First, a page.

Posted on 16th Jul 2014 at 09:05 by Rick Lane with 10 comments
Dearest readers of bit-tech! Come hither and listen to my whispered words, as I am a troubled soul. For a long time now I have lamented the lack of progress made in the AI sphere of game development. In the years surrounding the millennium AI was bold and bright and exciting. Games like Unreal Tournament, Thief, Black and White and Halo were doing clever and innovative things with artificial intelligence, providing enemies that could use teamwork to outmanoeuvre us, guards that would hunt us, and a big daft monkey that could learn from us.
This continued until around 2005, with FEAR being the last game I can recall with truly memorable AI. Then something changed, and after that nothing changed. Stealth AI has patrolled the same pathways for years, shooter AI crouched behind a wall circa 2006 and decided to make a home there, and when was the last time you played a game that involved the AI learning anything?
Posted on 6th Jun 2014 at 10:10 by Rick Lane with 38 comments
Last year I interviewed Ken Silverman, creator of the Build engine (used in games like Duke Nukem 3D and Shadow Warrior) as part of a monthly article series I write in Custom PC about graphics engines. While preparing for the interview, I read through his timeline for the engine's development, which is published on his website. Amid all the technical jargon and details of publisher deals was the simple line "Finally added SLOPES!"
It stood out because whereas so much of the information was factual and to the point, this entry conveyed more emotion; a strong sense of both relief and achievement. I asked him what the big deal was, and he responded thus:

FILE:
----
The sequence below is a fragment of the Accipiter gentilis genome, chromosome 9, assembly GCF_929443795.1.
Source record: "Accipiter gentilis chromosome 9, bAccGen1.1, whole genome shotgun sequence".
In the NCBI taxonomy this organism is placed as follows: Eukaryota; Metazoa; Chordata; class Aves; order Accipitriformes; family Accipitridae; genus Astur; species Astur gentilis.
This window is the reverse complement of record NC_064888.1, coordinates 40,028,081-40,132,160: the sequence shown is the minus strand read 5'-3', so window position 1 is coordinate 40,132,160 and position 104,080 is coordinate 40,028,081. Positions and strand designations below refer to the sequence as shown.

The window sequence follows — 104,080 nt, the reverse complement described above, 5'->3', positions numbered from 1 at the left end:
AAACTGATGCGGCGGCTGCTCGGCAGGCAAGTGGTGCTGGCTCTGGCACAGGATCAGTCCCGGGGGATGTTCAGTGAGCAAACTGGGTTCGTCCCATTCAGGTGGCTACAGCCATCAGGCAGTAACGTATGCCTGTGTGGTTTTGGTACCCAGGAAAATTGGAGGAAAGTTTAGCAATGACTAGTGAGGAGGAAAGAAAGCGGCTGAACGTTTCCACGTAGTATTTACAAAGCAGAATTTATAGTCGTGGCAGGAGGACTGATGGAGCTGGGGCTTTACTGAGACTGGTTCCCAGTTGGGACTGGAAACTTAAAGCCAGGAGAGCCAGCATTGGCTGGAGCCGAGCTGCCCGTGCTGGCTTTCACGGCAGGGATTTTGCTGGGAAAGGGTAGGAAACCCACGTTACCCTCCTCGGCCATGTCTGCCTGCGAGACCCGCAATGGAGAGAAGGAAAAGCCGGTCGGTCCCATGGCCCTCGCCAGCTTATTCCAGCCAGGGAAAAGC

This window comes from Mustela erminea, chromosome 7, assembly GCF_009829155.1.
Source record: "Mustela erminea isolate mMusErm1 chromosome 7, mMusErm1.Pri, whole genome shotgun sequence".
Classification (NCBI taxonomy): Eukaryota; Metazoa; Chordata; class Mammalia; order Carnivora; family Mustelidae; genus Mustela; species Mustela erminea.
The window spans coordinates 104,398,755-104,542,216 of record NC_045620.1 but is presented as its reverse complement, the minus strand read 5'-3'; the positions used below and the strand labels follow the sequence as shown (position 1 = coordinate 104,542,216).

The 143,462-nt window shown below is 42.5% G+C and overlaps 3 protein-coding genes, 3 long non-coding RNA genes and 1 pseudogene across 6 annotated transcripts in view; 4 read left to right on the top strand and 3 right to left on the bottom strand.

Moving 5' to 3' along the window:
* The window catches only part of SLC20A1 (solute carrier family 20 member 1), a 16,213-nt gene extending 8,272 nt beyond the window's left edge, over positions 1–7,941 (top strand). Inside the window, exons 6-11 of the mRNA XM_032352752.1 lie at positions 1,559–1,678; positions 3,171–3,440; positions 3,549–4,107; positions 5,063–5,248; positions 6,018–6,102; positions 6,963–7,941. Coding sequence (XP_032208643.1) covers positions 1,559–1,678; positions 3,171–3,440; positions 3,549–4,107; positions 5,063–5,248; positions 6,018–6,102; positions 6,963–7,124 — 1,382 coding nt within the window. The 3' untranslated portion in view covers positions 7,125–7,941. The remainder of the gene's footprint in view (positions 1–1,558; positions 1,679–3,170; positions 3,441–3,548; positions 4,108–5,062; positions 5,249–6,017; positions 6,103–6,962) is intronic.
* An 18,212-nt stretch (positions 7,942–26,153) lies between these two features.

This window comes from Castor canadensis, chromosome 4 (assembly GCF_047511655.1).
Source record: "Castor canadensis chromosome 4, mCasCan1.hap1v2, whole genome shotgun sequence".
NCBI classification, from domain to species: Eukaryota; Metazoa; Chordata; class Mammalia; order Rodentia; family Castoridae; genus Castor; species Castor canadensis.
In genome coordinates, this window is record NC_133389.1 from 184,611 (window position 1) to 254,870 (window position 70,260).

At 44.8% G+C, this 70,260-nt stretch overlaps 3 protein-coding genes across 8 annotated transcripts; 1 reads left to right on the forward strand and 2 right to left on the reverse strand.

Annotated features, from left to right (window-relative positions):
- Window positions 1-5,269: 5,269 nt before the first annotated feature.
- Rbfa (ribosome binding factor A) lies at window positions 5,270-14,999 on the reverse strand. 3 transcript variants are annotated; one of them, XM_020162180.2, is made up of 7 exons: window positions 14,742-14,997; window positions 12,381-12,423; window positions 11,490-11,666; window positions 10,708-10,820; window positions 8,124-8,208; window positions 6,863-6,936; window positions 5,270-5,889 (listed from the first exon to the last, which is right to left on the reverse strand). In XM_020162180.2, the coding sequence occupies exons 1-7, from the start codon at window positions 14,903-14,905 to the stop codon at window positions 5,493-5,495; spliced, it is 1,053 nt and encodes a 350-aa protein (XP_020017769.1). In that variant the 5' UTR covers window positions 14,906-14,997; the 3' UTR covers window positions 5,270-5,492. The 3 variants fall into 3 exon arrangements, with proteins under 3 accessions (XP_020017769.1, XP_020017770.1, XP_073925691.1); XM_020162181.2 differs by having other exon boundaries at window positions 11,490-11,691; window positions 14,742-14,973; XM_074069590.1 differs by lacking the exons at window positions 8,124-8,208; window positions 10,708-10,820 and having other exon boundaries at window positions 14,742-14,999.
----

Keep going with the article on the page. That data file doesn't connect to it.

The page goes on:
Posted on 9th May 2014 at 08:58 by Rick Lane with 27 comments
Earlier this week the post-apocalypse FPS Earth: Year 2066 was withdrawn from sale on Steam. The game had come under fire from fans and journalists alike on account of being severely underdeveloped even for an Early Access title, and misleading players about its rudimentary and broken state on the product page. This came to a head on the sixth of May when Valve dubbed the game a scam and removed all mention of it from the service.
Earth: Year 2066 isn't the only steaming plate of rubbish served to players through Steam lately. This has been highlighted by Escapist Reviews Editor Jim Sterling, who has spent the past few months slowly shovelling his way through the mounting pile of excrement
which alongside 2066 include the likes of Overcast: Walden and the Werewolf, the multiplayer FPS Rekoil, and Day One: Garry's Incident. All as part of an effort to demonstrate that Steam needs better quality control.
Posted on 26th Feb 2013 at 14:21 by David Hing with 43 comments
Dear Far Cry 3,
I wanted to thank you for inviting me to spend time on your beautiful tropical island paradise filled with red-shirt pirates, ninja tigers and quick-to-anger murderous bovines. Exploring your beaches, cliff tops and jungles has been a truly amazing experience and despite what I'm going to say, I must stress I am grateful for that and honestly believe you have something truly wonderful going on for you.